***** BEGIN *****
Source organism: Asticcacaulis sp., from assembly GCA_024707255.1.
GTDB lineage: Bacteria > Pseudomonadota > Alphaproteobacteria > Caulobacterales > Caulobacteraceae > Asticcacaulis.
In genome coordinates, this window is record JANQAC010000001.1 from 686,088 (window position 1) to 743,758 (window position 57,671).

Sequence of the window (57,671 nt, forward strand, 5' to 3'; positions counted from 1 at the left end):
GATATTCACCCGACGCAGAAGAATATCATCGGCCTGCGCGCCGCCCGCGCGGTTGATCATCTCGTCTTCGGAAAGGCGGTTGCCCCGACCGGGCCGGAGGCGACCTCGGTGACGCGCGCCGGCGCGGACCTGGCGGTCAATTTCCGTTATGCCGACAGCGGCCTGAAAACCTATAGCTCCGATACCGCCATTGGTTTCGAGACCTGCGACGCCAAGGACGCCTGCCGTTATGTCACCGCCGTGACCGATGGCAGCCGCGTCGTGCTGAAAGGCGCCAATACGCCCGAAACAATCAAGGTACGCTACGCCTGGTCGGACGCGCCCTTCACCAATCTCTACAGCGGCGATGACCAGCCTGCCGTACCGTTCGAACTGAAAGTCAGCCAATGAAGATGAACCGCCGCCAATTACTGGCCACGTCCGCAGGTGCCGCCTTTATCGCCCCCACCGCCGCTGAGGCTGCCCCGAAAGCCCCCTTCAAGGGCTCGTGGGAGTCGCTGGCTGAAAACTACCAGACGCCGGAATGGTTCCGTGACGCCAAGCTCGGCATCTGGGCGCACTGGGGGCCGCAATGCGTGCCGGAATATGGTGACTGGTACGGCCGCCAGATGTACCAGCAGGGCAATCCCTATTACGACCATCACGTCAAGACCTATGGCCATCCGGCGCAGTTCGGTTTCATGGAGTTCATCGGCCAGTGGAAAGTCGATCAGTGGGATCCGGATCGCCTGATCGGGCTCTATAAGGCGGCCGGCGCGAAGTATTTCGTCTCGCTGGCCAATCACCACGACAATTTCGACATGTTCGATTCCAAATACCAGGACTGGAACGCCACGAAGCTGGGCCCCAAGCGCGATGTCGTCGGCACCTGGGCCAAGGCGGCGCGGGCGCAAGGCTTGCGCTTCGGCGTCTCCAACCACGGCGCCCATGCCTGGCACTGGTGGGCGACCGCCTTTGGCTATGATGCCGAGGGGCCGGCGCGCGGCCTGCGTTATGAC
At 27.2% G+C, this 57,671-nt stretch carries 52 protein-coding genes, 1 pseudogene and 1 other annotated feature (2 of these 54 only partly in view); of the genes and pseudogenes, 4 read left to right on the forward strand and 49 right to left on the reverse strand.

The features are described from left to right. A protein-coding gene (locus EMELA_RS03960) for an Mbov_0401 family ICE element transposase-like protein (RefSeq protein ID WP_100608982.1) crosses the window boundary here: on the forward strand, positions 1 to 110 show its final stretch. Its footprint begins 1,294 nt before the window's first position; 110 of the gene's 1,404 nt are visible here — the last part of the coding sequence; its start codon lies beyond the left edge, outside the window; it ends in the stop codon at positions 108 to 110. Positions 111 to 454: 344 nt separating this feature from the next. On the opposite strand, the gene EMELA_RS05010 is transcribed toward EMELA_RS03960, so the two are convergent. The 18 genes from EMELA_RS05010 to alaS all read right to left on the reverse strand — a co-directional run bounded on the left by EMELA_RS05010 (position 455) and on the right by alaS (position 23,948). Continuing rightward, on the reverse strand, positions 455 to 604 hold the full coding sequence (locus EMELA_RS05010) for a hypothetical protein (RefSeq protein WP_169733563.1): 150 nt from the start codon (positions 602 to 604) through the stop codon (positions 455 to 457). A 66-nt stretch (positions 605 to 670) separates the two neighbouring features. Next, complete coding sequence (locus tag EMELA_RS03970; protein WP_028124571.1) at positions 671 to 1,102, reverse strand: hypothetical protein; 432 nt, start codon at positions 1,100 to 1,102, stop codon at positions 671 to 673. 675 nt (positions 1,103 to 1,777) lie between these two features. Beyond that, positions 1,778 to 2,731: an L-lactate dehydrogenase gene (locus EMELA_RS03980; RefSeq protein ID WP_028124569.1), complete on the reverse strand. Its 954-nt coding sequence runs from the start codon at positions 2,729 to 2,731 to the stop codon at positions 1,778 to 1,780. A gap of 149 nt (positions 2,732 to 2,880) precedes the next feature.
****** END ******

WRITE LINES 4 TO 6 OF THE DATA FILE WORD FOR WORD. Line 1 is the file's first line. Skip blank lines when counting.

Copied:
Sequence of the window (57,671 nt, forward strand, 5' to 3'; positions counted from 1 at the left end):
GATATTCACCCGACGCAGAAGAATATCATCGGCCTGCGCGCCGCCCGCGCGGTTGATCATCTCGTCTTCGGAAAGGCGGTTGCCCCGACCGGGCCGGAGGCGACCTCGGTGACGCGCGCCGGCGCGGACCTGGCGGTCAATTTCCGTTATGCCGACAGCGGCCTGAAAACCTATAGCTCCGATACCGCCATTGGTTTCGAGACCTGCGACGCCAAGGACGCCTGCCGTTATGTCACCGCCGTGACCGATGGCAGCCGCGTCGTGCTGAAAGGCGCCAATACGCCCGAAACAATCAAGGTACGCTACGCCTGGTCGGACGCGCCCTTCACCAATCTCTACAGCGGCGATGACCAGCCTGCCGTACCGTTCGAACTGAAAGTCAGCCAATGAAGATGAACCGCCGCCAATTACTGGCCACGTCCGCAGGTGCCGCCTTTATCGCCCCCACCGCCGCTGAGGCTGCCCCGAAAGCCCCCTTCAAGGGCTCGTGGGAGTCGCTGGCTGAAAACTACCAGACGCCGGAATGGTTCCGTGACGCCAAGCTCGGCATCTGGGCGCACTGGGGGCCGCAATGCGTGCCGGAATATGGTGACTGGTACGGCCGCCAGATGTACCAGCAGGGCAATCCCTATTACGACCATCACGTCAAGACCTATGGCCATCCGGCGCAGTTCGGTTTCATGGAGTTCATCGGCCAGTGGAAAGTCGATCAGTGGGATCCGGATCGCCTGATCGGGCTCTATAAGGCGGCCGGCGCGAAGTATTTCGTCTCGCTGGCCAATCACCACGACAATTTCGACATGTTCGATTCCAAATACCAGGACTGGAACGCCACGAAGCTGGGCCCCAAGCGCGATGTCGTCGGCACCTGGGCCAAGGCGGCGCGGGCGCAAGGCTTGCGCTTCGGCGTCTCCAACCACGGCGCCCATGCCTGGCACTGGTGGGCGACCGCCTTTGGCTATGATGCCGAGGGGCCGGCGCGCGGCCTGCGTTATGAC
At 27.2% G+C, this 57,671-nt stretch carries 52 protein-coding genes, 1 pseudogene and 1 other annotated feature (2 of these 54 only partly in view); of the genes and pseudogenes, 4 read left to right on the forward strand and 49 right to left on the reverse strand.